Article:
I can really summarise this review with just one sentence: Peter Jackson should have started with this one.
Okay, so from a plot-perspective that would have been tricky. But the biggest complaint about An Unexpected Journey (from me as well) was that it was a bit slow to get going. The Desolation of Smaug more than makes up for this, with the company fleeing the orcs from the first minute right into the jaws of a vicious [spoiler].
From there the action just escalates. We have Bilbo battling giant spiders. We have orcs fighting elves. We have dwarfs running rapids in barrels. While fighting orcs and elves. We have terrible, firebreathing dragons. (Okay, so there’s only one dragon. But he’s big. And terrible.)
The second installment in the Hobbit trilogy picks up shortly after the end of the first. The dwarfs, along with Gandalf and Bilbo, are still running from the orcs who’d had them trapped up in some pine trees a little while ago. They flee into Mirkwood, realm of Thranduil, king of the wood-elves (and father of Legolas), who’s not very happy to see them. From there they travel to Laketown where they meet Bard (who will play a very important role in the final film), and finally to Erebor, their final destination.
As with the first film, Peter Jackson and Fran Walsh have taken some artistic liberties with the story. The events in Mirkwood have been altered some from the novel, as has the escape from the elves, the journey to Laketown, and what happens when Bilbo enters the mountain. In my opinion the alterations all worked, giving the film better pace and more tension than a true-to-novel approach would have had. There’s a love triangle that wasn’t in Tolkien’s version and Jackson has also added a sub-plot where we get to see what Gandalf gets up to when he leaves the company at the borders of Mirkwood – something that was not revealed in any detail in the novel. (I’m not revealing anything, in case you haven’t seen it yet, but let’s just say if I didn’t already know the story I’d have been very worried that Gandalf wasn’t going to make it.)
Martin Freeman gives a wonderful performance as Bilbo Baggins and really manages to portray the development of the character as the Ring begins to exert its influence on him. Thorin Oakenshield (Richard Armitage) remains pretty much the same as in the first film while Balin (Ken Stott) and Kili (Aidan Turner) become characters in their own right rather than just being “one of the dwarfs”. Luke Evans is perfect for the mysterious character, Bard, while Stephen Fry is masterful as the Master of Laketown. Benedict Cumberbatch makes a very scary Smaug and Necromancer and Sir Ian Mckellan was apparently made to play the role of Gandalf the Grey, supported this time by Sylvester McCoy who is equally brilliant in his portrayal of Radagast the Brown. And Lee Pace plays a stone-cold Thranduil, probably the best portrayal of elvish aloofness yet in both The Hobbit and Lord of the Rings.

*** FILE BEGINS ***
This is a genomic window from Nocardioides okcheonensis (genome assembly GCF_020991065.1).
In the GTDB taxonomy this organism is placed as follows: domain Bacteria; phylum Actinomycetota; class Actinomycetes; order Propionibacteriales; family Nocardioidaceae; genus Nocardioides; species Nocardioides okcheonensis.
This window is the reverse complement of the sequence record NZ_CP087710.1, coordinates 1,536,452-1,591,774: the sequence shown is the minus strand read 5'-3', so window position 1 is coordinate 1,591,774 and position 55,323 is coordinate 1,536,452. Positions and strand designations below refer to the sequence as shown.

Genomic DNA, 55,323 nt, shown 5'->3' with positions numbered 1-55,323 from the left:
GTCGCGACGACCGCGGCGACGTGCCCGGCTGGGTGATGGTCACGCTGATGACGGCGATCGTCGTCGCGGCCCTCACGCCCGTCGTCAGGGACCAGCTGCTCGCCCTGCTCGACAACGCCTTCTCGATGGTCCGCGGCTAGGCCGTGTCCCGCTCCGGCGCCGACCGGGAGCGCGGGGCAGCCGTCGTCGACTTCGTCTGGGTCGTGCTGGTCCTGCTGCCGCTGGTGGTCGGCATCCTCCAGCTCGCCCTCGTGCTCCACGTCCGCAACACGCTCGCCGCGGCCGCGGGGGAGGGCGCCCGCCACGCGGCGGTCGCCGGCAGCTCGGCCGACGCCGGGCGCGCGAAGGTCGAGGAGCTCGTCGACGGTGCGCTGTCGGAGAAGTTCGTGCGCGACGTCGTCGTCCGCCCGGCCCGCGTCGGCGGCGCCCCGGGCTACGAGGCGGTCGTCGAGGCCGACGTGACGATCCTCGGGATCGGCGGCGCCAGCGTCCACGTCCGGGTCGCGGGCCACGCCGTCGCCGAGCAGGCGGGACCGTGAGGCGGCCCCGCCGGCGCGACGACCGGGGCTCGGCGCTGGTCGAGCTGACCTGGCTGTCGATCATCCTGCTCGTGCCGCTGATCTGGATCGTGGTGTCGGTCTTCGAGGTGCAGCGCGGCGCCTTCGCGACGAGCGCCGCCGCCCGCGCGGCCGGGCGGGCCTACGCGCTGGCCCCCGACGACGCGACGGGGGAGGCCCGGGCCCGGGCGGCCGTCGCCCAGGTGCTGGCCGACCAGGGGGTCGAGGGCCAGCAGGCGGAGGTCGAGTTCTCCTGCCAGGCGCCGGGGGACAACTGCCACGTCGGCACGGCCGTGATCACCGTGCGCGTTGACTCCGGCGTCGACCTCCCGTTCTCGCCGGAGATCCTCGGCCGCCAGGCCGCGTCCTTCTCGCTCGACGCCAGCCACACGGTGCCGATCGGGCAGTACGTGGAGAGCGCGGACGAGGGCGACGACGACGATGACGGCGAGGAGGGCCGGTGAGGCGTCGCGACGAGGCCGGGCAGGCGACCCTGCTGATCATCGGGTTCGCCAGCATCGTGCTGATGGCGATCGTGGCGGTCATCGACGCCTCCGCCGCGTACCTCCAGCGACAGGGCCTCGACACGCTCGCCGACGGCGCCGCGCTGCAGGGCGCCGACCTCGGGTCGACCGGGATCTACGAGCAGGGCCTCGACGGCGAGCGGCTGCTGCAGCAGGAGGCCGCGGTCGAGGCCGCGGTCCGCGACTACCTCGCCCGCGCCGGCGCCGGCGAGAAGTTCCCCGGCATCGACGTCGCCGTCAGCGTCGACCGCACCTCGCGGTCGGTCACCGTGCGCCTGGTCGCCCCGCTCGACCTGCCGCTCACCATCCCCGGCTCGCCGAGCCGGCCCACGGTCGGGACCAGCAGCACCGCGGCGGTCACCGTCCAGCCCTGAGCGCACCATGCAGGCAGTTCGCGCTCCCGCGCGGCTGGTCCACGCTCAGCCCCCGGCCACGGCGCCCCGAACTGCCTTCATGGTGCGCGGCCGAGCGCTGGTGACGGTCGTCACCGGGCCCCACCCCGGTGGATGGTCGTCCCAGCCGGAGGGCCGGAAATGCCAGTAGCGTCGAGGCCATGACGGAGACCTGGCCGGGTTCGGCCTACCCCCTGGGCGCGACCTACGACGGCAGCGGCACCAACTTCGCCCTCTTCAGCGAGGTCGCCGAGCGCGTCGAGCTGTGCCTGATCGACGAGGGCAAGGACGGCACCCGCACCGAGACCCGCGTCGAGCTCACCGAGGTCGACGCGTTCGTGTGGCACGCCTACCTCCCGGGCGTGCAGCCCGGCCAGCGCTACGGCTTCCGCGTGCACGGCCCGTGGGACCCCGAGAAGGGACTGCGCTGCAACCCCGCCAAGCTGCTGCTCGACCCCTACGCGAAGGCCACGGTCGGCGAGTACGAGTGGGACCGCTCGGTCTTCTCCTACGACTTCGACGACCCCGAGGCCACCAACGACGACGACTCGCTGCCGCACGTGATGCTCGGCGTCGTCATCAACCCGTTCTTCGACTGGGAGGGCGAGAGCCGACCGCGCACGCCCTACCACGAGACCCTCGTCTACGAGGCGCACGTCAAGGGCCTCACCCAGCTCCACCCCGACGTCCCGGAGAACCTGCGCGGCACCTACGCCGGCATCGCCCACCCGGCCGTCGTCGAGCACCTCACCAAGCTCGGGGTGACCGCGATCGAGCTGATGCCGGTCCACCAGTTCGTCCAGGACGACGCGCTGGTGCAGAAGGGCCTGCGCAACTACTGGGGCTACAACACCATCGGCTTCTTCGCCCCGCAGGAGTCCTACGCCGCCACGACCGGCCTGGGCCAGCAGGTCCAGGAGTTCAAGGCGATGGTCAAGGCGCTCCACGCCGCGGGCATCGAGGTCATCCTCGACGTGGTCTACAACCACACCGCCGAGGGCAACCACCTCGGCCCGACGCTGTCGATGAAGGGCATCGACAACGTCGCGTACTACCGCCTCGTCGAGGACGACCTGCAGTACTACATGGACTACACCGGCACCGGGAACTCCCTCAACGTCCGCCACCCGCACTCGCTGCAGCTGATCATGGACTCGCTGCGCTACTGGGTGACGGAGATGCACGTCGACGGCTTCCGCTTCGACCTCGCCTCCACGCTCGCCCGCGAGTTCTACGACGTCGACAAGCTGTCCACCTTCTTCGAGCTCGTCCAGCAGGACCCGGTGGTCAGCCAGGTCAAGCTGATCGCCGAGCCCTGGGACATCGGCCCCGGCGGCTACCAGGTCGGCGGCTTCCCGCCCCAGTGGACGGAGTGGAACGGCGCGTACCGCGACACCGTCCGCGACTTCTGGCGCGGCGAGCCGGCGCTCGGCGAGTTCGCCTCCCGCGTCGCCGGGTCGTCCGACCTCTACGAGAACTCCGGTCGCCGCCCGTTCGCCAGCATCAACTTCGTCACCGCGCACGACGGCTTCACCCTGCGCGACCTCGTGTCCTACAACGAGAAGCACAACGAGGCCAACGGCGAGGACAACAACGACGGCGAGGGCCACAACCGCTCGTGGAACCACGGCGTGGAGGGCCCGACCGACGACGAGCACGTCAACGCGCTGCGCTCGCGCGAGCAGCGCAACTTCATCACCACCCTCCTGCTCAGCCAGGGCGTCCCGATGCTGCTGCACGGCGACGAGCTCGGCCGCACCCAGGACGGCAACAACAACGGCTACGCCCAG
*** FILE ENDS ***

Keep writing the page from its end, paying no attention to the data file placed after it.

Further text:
I was very pleased that the character, Beorn (Mikael Persbrandt), was included in the film. I was concerned that, like Tom Bombadil in LOTR, he would be left out as he is not that crucial to the plot, but I guess this was one instance where Jackson’s decision to make three films paid off. Orlando Bloom returns as Legolas, accompanied by a character never mentioned in Tolkien’s works who had more than a few fans up in arms when she was first revealed. But Tauriel, played by Evangeline Lilly, is as bad-ass a warrior as they get, easily outfighting Legolas, but is simultaneously the elf most in touch with her emotions, making her one of the most balanced characters in the film.
The settings are detailed and beautiful as we have come to expect from the franchise. Mirkwood is as dark and ominous as Tolkien had originally described it. The gloomy realm of Thranduil stands in stark contrast to the other two elvish cities of Rivendell and Caras Galadhon. Laketown made me think of a London as described by Dickens and Erebor shows us what Moria must have looked like at the height of its splendour.
If I can lay one criticism against the film it’s that the 3D wasn’t really that noticeable. I’m sure it will be an experience on IMAX, or even in HFR, but if you’re seeing it in a regular cinema at the usual frame rate I’d question if the extra cost for 3D is worth it. Howard Shore’s score also wasn’t as memorable, but on the other hand there was very much in this film that distracted from the music, so maybe I just wasn’t paying attention to it.
The Hobbit, The Desolation of Smaug is well worth the time and money spent to see it on the big screen. If you were perhaps disappointed by the first film, rest assured that this one will restore your faith in the franchise.
Favourite line from the film? Where Balin tells Bilbo, “If you happen to find a sleeping dragon down there, try not to wake it.” You can probably guess what Bilbo does…